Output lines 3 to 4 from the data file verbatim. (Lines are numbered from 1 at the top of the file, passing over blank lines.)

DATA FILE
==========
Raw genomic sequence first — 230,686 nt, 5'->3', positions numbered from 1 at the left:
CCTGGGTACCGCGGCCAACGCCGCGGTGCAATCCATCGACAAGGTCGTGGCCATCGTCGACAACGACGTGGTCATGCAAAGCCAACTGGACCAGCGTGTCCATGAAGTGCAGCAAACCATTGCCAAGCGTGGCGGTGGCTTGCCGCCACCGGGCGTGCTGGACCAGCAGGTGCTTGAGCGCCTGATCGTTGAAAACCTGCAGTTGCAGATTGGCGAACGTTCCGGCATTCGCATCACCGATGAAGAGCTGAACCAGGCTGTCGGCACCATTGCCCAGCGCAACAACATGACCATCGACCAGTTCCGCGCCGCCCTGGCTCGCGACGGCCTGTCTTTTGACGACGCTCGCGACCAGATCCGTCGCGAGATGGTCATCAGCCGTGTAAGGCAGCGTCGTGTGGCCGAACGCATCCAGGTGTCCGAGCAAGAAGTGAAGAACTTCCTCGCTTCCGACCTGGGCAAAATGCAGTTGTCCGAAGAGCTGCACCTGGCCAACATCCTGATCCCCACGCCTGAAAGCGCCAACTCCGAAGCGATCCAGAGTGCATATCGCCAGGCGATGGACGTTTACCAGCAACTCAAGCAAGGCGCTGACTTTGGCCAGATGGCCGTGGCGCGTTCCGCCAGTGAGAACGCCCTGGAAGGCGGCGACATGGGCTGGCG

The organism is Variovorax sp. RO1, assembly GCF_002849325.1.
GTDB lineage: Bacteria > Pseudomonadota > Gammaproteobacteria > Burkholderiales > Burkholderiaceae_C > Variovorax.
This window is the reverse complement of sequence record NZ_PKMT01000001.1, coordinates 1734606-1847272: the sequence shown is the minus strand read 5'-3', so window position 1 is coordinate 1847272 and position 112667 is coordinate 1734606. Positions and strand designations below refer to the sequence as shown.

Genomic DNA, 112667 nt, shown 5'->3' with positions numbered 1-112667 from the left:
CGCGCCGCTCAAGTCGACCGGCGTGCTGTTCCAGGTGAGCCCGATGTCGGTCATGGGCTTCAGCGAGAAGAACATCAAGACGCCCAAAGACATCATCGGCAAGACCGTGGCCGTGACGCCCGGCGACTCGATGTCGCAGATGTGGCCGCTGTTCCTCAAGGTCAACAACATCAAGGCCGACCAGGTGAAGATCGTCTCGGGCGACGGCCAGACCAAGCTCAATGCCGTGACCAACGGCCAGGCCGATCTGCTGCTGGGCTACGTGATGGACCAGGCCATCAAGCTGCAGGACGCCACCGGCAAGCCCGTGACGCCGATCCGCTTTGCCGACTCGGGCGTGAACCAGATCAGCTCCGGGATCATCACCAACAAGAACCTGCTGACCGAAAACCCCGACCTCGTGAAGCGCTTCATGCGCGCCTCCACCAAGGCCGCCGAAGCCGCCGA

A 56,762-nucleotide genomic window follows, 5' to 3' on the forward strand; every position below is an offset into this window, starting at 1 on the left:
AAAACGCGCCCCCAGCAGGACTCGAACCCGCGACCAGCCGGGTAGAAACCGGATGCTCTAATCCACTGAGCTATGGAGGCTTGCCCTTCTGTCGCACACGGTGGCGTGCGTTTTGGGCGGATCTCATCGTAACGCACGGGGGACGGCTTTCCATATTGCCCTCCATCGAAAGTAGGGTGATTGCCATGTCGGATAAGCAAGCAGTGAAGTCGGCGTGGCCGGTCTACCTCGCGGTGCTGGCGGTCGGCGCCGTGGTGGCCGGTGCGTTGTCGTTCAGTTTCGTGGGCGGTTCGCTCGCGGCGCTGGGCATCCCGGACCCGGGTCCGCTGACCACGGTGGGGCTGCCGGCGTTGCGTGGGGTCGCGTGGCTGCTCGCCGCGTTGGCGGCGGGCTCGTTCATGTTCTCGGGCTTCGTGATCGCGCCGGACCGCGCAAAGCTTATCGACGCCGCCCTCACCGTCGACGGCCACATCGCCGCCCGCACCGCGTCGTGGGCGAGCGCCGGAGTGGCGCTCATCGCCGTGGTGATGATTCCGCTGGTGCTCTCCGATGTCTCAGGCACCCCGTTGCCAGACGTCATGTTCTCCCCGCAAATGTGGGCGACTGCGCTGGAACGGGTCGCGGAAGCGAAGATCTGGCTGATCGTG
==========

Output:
The organism is Variovorax sp. RO1, assembly GCF_002849325.1.
GTDB lineage: Bacteria > Pseudomonadota > Gammaproteobacteria > Burkholderiales > Burkholderiaceae_C > Variovorax.